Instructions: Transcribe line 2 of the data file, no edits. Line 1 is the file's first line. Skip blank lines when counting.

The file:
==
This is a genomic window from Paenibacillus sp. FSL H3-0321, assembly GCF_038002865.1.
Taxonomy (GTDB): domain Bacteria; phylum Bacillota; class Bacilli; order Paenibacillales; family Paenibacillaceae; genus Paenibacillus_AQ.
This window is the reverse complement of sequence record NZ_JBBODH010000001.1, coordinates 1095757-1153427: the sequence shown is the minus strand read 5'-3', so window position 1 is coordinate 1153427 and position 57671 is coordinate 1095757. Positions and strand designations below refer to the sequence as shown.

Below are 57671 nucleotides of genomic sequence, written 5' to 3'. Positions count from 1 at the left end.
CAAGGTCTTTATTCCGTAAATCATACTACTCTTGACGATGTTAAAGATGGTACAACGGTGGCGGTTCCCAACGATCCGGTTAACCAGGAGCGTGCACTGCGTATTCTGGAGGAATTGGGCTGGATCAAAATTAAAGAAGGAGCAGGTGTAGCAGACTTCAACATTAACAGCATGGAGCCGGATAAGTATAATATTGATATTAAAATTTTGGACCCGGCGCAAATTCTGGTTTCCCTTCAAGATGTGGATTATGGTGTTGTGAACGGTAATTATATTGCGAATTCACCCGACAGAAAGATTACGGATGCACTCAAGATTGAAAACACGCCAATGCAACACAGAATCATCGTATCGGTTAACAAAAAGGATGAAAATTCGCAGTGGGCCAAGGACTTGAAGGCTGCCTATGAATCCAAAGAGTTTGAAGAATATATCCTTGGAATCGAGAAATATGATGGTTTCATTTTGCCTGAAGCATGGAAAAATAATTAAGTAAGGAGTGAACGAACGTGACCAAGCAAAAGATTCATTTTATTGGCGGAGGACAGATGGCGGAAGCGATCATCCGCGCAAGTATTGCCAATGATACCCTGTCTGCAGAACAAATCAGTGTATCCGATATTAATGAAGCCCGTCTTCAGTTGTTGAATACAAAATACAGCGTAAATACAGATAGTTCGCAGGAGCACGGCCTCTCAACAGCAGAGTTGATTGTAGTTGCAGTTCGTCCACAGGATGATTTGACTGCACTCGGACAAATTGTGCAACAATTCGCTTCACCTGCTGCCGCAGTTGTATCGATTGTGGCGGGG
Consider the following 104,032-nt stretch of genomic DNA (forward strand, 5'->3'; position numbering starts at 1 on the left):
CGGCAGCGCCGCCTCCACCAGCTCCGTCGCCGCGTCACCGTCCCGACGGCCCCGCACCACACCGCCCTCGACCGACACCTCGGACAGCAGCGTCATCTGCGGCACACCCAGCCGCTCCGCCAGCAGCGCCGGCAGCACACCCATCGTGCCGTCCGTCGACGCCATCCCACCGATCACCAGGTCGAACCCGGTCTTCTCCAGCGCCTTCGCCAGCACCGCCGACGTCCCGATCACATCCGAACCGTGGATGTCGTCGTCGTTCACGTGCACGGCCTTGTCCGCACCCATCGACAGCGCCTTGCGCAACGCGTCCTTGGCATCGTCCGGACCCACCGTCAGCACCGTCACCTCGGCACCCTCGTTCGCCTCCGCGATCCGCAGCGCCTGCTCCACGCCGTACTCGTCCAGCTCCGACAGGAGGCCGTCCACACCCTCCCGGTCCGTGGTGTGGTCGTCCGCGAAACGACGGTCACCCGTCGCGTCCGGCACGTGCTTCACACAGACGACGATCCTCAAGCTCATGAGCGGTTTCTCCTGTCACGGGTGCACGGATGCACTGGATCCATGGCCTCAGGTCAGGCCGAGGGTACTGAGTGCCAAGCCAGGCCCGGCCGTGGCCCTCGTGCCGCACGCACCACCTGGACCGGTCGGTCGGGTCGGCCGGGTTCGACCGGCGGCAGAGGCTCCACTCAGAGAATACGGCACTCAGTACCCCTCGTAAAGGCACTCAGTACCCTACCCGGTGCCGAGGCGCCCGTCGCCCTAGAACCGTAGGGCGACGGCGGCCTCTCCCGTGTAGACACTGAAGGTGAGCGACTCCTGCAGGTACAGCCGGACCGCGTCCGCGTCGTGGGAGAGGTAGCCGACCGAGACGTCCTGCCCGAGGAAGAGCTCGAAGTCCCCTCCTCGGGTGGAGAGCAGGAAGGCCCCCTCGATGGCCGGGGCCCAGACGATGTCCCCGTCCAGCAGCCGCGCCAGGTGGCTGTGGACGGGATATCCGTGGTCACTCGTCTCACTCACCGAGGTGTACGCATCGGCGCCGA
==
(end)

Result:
Taxonomy (GTDB): domain Bacteria; phylum Bacillota; class Bacilli; order Paenibacillales; family Paenibacillaceae; genus Paenibacillus_AQ.